Tear Soup Cooking Tips

friendsAs a follow-on to yesterday’s post, I want to share with you just a few of the cooking tips that come from Tear Soup. There are many more tips and resources about grief at Grief Watch, the purveyors of Tear Soup. The list below comes directly from the Grief Watch website. I encourage you to spend some time on their website and appreciate the good work that these people have done to help us all understand grieving and how to better survive grief – together.

If You Are The Cook

• This is your grief—no one else’s. Your friends can’t feel your loss in the same way. It will not affect their life the way it affects yours. And you may resent them for that.

• At first you may think dying would be preferable to having to go through this pain. Just try to stay alive. Sudden mood swings are normal. You may suddenly be unreasonable and short.

• Try your best to educate your friends about what you need and how they can help. Be as honest as you can be about how you are feeling.

• Don’t give up on your friends if they let you down. But if they continue to be insensitive to your grief you may need to distance yourself for a while until you get stronger.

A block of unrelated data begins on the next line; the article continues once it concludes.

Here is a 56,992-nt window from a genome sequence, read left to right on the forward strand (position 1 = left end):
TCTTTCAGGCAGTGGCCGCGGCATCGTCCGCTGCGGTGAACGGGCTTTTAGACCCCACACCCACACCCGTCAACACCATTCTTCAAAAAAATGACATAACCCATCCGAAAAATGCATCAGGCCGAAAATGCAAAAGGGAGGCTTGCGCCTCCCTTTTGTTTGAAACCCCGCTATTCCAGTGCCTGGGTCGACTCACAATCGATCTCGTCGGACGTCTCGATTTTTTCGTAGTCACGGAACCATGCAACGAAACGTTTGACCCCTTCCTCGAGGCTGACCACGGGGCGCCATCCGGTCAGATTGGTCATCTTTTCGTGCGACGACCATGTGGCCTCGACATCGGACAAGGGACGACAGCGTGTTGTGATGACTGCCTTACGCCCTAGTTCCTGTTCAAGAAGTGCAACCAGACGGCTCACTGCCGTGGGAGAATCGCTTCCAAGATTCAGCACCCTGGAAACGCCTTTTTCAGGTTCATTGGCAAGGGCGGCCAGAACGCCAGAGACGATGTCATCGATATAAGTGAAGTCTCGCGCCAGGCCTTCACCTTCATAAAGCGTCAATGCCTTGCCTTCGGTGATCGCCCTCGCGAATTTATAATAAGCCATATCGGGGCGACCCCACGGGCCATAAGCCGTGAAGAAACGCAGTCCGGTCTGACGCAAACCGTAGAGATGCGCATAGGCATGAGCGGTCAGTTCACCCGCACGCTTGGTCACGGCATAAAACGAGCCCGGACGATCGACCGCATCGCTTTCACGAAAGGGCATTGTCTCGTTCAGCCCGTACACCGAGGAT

• At first you will probably want to talk to as many people as possible, but after a month or so, find one or two people whom you can count on for the long haul to just be there and listen when you need to talk.

• Write your thoughts in a journal. It will help you to process and also to remember the new insights you are learning.

• Consider attending a support group. Go at least three times before deciding if it is helpful to you.

• Be open to counseling.

• Exercise, sleep, drink plenty of fluids, and eat a well-balanced diet.

• Pamper yourself. Take bubble baths. Get a massage.

• Try not to compare your grief with another’s. You don’t earn points for having a more painful experience than someone else has. And you won’t feel less grief if someone else’s loss is worse.

• You deserve to feel happy again. Being happy doesn’t mean you forget. Learn to be grateful for the good days.

• Don’t be too hard on yourself.

• Long after everyone else has forgotten your loss, you will continue to remember. Learn to be content with your private memories.

What do you think?

I was unprepared to grieve. After all, who thinks about preparing to grieve? We spend our time planning retirement security, raising kids, going to and from work every day, getting the best deal, and mostly trying not to think about – at all – what life will be like if we lose someone. Well, there are a lot of good reasons to live strong and hearty – we can’t live in fear and shadows, I don’t think. On the other hand, I don’t recall ever anyone saying or talking about grief – either in a secular or religious context. I guess the topic is simply too morose. Yet, we will all experience grief in our lifetimes. Some how or some way, we will all grieve the loss of someone. It is an eventuality for all of us, sadly.

Anyway, the list is a good one, I think. Maybe it has given you something to think about – we aren’t immortal nor are our families and friends, after all. So, how will you and I handle our grief?

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